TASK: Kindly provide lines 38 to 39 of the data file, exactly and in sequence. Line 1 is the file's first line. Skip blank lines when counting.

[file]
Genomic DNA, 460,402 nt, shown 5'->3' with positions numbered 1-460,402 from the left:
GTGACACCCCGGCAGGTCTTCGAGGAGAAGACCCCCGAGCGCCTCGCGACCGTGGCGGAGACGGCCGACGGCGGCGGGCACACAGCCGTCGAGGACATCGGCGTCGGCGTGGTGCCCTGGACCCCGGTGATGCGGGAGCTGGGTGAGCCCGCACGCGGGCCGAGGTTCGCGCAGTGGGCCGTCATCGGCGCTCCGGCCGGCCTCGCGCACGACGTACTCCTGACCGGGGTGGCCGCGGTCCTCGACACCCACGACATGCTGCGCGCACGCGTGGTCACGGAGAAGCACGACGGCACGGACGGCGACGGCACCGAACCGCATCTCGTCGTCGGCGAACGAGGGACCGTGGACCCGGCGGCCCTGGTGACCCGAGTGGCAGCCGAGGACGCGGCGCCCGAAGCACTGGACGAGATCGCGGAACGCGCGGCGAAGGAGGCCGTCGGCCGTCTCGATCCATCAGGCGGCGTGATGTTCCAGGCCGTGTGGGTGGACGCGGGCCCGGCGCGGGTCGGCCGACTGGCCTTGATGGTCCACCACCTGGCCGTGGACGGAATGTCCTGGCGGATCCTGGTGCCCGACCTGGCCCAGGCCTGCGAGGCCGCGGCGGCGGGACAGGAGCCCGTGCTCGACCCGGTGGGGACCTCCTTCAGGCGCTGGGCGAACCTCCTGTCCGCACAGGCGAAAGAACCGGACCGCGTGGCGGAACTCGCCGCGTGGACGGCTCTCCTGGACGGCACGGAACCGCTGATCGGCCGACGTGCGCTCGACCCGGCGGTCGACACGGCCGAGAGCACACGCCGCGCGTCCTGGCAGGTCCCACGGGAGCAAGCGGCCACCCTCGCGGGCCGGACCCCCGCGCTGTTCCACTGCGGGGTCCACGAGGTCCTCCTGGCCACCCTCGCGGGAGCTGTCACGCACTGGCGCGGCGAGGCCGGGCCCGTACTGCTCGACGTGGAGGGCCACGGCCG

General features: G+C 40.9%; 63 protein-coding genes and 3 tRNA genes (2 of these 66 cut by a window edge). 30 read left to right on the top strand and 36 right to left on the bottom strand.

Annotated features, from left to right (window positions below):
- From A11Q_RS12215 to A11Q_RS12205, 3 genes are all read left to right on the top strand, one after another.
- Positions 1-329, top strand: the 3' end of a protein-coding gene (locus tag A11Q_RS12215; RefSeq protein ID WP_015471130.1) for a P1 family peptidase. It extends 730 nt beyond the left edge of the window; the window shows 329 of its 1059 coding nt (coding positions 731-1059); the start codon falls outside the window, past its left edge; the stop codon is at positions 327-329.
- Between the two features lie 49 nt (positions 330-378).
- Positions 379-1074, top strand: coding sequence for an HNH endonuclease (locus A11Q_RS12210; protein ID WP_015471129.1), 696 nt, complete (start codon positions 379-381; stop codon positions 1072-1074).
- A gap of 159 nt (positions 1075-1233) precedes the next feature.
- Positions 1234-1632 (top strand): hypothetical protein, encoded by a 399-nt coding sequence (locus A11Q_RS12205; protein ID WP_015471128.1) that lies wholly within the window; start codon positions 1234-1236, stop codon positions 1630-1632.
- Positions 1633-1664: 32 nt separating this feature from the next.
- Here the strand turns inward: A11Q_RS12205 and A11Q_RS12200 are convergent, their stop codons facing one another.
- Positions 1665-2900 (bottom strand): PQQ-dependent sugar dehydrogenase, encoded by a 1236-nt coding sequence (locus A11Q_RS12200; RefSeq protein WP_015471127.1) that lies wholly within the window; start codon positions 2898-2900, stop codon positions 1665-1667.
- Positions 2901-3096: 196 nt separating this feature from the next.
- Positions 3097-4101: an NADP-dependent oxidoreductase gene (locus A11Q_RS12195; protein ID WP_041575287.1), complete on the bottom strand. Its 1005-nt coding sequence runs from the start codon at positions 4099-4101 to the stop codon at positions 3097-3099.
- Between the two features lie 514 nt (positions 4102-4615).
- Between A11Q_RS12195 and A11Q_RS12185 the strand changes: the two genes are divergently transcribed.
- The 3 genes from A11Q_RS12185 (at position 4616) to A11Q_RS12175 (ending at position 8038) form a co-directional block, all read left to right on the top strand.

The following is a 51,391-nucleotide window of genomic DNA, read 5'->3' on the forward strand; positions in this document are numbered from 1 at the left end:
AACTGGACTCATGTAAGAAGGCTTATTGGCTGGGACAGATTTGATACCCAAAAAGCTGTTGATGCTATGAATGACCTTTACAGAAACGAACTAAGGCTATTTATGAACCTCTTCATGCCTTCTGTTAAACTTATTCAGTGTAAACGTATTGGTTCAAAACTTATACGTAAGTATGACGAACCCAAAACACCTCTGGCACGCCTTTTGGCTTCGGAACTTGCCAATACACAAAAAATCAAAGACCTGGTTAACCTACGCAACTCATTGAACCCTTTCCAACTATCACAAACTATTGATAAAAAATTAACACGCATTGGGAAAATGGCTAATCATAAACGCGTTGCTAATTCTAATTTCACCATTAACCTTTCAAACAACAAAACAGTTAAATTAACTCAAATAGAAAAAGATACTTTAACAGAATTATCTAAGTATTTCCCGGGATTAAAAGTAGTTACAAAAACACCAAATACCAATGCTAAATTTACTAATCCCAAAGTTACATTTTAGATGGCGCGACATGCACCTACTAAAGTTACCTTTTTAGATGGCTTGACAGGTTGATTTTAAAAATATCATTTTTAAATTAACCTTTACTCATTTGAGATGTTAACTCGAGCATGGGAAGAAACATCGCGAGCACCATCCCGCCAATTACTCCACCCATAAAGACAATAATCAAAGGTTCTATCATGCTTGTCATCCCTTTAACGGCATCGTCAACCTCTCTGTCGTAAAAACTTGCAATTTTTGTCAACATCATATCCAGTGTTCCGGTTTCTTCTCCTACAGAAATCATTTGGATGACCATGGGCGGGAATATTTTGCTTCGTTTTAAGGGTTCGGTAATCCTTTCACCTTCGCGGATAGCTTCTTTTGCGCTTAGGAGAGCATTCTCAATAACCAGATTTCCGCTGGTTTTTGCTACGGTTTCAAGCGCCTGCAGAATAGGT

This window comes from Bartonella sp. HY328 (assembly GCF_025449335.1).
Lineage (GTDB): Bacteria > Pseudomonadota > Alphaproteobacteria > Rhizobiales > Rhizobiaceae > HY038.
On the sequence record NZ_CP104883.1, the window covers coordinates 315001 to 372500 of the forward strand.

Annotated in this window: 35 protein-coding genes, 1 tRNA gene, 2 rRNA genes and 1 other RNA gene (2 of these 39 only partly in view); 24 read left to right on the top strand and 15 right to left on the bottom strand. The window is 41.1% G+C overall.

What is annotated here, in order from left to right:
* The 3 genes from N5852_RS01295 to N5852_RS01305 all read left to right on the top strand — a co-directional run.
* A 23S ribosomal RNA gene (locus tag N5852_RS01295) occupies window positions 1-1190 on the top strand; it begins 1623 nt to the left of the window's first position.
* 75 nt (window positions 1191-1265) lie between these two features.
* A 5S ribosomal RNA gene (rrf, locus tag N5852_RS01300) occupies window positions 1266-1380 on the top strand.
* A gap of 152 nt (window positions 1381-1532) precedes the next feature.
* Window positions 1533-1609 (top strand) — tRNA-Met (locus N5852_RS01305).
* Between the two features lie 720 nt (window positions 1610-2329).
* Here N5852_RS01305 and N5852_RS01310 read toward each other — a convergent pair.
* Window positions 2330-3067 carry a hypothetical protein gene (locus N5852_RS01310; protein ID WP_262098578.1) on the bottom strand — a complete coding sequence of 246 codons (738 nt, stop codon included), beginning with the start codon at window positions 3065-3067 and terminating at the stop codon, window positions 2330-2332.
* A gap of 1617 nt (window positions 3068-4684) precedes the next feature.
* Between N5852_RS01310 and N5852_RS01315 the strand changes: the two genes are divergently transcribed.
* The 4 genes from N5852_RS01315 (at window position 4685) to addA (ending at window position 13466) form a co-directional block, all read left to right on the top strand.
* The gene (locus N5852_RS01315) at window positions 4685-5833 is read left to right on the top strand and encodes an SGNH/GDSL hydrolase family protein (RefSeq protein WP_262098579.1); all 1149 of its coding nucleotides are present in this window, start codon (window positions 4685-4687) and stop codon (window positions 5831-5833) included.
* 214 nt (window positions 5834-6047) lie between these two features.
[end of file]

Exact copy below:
* The gene (locus N5852_RS01315) at window positions 4685-5833 is read left to right on the top strand and encodes an SGNH/GDSL hydrolase family protein (RefSeq protein WP_262098579.1); all 1149 of its coding nucleotides are present in this window, start codon (window positions 4685-4687) and stop codon (window positions 5831-5833) included.
* 214 nt (window positions 5834-6047) lie between these two features.